Being male doesn’t make you a role model

A friend recently told me how thrilled she is that 7 out of the 20 teachers at her son’s primary school are male. The reason for her excitement is that she wants her son to have male role models.

In one way that’s fair enough: there are not many male teachers in Australian schools. As the Australian Bureau of Statistics reported in 2011 women account for 70 per cent of all full time teaching staff in Australia. The underrepresentation of male teachers is particularly acute in primary schools, where men account for only 19.3 per cent of full time teachers.

Despite all the excellent female teachers in our schools, having a man in front of a class conjures up visions of a life-changing teacher who will inspire kids to climb onto their desks and say ‘O’ Captain, My Captain’ a la Robin Williams in Dead Poets Society.

Australian of the Year Adam Goodes.There are fine examples of positive male role models, deserving of the title, including Australian of the Year Adam Goodes. Photo: Brendan Esposito

But in reality, these male teachers might be decent blokes who turn up, run through the set exercises prescribed in the curriculum and head home. Or they may be terrible teachers, with questionable values who don’t seem to even like kids.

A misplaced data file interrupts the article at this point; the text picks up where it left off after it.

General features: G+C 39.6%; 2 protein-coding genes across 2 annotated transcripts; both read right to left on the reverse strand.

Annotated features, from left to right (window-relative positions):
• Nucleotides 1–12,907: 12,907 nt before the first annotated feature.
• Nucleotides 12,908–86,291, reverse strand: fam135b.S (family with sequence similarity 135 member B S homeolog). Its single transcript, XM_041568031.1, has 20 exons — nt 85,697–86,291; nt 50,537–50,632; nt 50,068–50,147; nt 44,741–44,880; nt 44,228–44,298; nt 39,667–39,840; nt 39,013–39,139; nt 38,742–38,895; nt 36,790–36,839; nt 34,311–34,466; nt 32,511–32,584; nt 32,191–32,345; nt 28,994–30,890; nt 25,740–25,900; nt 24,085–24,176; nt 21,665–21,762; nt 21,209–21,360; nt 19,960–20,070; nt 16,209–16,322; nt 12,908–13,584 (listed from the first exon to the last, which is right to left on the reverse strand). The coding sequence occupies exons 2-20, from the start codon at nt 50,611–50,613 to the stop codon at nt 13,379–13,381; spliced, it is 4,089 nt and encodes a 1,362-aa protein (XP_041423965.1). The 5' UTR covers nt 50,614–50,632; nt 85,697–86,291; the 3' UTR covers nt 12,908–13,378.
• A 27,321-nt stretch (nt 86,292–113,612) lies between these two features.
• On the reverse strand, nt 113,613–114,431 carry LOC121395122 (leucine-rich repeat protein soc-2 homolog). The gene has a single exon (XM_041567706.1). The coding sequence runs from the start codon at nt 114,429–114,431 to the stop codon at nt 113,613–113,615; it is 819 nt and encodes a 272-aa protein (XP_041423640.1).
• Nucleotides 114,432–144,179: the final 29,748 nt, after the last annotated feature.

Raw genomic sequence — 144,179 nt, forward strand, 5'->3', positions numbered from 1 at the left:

My friend knows next to nothing about most of these male teachers — other than the fact that they’re men. And that’s the point: aren’t we setting the bar a little too low for male role models if all they have to do to qualify is to pee standing up?


One thought on “Being male doesn’t make you a role model

  1. I enjoyed this story and good to read other opinions about the topic. I am a male infants/primary Teacher with 20 years experience. It has always been a fight to prove myself in the early years Dept. I want to be seen as great Teacher, not because I am a male and the kids need a male role model. I have just spent 10 years working for a private school in Malaysia. Out of the 14 Teachers employed at this school, 9 were males and most of the these males worked in the early years. Why did this school attract so many males? It didnt. The Principal, a female from the UK employed us on our merits. She didn’t see ‘male’ on the application. Many schools in Australia seem to distrust men. Try being a male casual relief teacher. You approach a school and no matter how good your record is, you need to win over the Admin person in the school office. She or he (more likely the former) wont see the need for more males in schools. They will just put you on the list. Many relief Teachers I know don’t get many calls. They just happen to be men. Why? Who knows. I know I didn’t go into this profession to be a Principal, nor am I envious of the higher wages of other careers. I don’t really care if I am a role model for boys. I just want to be a role model for all children. When I graduated over 20 years ago from a Teacher’s College in NSW, 40% of my year were male. Today that figure is more like less than 10%.
    I have returned to Australia and registered to work. In the city I live in, I have visited many schools to put my name down for relief Teaching. Last term I managed to get 2 days work. So far in Week 2 of Term 2 I have not had a call. Possibly schools need an affirmative action plan with employment. This may work. I fear though my skills will get rusty as I wait by the phone for someone to see me as a great Teacher first, man second.

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